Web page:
On Thursday, 9 July, the British Foreign and Commonwealth Office posted a travel advise for British tourists. London recommendations were to avoid “non-essential” travel in Tunisia and visit that country only if necessary.
Areas like the Chaambi Mountain and territories bordering on Algeria and Libya should not be visited at all, the British Foreign Office warned.
According to the UK Secretary of State for Foreign and Commonwealth Affairs Hammond “measures taken by the Government of Tunisia are not sufficient to ensure the safety of British tourists.”
Prime Minister of Tunisia Habib Essid admitted that “had the government not been convinced that the country has to face numerous terrorist plans aimed at destabilizing the situation, it would not be forced to declare the state of emergency.” The Prime Minister also stressed that Tunisian authorities “are doing everything possible” and are prepared to “ensure the best possible conditions for the repatriation of all British citizens and for protecting those who will choose to stay.”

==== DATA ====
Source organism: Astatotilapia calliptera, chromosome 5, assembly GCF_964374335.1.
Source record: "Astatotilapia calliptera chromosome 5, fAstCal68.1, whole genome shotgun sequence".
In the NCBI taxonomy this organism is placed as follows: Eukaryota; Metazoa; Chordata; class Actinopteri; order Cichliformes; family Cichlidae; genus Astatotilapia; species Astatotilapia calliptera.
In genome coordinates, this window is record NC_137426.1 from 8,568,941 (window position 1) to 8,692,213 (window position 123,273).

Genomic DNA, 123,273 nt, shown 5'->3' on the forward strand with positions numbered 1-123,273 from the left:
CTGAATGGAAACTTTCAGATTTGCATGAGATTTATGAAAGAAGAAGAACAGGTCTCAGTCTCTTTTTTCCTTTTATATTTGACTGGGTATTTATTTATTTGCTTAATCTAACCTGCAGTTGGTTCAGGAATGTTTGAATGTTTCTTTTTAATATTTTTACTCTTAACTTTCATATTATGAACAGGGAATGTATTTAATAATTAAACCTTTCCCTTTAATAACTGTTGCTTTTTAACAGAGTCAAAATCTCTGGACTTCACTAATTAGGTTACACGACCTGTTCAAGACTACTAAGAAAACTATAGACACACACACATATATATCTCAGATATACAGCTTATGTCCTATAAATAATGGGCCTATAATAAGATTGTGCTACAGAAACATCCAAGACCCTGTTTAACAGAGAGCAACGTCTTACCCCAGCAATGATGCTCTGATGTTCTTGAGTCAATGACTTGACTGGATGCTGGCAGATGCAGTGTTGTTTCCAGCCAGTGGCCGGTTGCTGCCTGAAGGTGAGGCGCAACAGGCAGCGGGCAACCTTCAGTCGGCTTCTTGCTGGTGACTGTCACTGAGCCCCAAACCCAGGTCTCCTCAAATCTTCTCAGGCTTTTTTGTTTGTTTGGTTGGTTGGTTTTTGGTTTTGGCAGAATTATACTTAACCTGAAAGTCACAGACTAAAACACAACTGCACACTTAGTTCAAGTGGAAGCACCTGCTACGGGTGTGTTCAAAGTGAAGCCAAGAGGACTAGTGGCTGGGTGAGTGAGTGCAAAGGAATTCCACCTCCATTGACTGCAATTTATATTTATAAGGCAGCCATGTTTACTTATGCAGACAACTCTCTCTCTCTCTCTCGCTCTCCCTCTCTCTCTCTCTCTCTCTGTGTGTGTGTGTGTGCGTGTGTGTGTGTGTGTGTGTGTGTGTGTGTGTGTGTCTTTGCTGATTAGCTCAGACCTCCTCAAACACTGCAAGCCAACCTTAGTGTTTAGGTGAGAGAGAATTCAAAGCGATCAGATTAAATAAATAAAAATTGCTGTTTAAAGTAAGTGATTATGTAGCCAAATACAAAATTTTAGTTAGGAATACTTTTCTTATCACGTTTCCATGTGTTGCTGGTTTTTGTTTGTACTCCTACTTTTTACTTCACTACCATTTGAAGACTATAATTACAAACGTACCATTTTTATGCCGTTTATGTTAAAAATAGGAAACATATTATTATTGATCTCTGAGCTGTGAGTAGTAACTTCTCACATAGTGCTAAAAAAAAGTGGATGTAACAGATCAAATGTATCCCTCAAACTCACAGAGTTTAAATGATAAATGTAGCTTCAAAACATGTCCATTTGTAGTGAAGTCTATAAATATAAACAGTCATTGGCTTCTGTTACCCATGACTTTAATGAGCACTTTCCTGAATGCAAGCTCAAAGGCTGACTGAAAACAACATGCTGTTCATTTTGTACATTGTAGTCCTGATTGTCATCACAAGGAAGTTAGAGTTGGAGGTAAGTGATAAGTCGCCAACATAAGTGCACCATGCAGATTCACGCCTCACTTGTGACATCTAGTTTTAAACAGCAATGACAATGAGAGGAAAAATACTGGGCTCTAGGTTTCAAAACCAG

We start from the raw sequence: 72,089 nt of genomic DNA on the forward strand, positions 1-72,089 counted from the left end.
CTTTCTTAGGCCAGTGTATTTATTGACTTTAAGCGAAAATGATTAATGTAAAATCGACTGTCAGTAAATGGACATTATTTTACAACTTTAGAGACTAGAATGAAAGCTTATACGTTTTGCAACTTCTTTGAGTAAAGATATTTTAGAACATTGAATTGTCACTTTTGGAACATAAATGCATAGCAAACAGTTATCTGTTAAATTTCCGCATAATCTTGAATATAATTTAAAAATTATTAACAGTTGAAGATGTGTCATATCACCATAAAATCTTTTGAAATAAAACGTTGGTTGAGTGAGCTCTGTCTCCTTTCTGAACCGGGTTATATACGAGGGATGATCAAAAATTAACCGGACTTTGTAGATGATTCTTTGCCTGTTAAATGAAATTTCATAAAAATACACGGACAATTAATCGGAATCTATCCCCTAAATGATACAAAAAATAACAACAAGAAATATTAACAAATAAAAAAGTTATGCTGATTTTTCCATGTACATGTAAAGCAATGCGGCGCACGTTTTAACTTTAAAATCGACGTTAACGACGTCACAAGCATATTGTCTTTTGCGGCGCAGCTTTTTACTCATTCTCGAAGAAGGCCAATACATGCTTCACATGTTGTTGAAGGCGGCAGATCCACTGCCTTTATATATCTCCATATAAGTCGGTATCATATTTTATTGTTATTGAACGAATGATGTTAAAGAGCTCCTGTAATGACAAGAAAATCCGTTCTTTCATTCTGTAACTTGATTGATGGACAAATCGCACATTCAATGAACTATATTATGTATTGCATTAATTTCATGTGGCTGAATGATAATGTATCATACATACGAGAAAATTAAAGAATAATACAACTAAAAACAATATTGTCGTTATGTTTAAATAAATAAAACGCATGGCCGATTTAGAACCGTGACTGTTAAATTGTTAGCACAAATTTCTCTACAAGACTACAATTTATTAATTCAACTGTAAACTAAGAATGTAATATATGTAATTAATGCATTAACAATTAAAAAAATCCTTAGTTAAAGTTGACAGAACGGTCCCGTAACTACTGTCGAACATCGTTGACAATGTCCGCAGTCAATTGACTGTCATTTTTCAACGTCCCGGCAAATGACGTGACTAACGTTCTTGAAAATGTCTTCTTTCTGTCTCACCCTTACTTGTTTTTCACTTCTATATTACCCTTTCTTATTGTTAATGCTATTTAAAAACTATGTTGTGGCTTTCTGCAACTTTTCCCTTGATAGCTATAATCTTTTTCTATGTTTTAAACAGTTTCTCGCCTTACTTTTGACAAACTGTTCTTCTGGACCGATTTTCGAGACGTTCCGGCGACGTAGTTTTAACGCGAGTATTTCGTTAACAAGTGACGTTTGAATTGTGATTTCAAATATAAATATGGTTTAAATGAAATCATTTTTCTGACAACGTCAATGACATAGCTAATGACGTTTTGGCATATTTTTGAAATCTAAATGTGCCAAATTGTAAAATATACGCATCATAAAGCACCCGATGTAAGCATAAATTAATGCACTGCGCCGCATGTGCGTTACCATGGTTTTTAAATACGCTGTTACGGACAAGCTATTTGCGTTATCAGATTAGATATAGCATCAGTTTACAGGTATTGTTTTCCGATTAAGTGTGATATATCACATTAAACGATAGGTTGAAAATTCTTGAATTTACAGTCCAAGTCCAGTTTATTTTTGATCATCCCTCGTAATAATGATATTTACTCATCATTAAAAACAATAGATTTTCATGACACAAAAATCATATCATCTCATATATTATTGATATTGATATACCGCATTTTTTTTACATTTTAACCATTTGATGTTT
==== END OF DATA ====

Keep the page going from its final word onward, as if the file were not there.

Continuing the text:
It may be appropriate to mention here again that of the 38 people who were killed on 26 June in a terrorist attack by a 23-year old Tunisian in a hotel in Port El Kantaoui, 30 were British citizens.
Following the terrorist attack in the Bardo National Museum in the capital on 18 March, which claimed the lives of 22 people, the citizens of many countries launched numerous “I Shall Travel to Tunisia This Summer” campaigns in social networks in support of Tunisia. There were no similar large-scale campaigns after the El Kantaoui terror attack.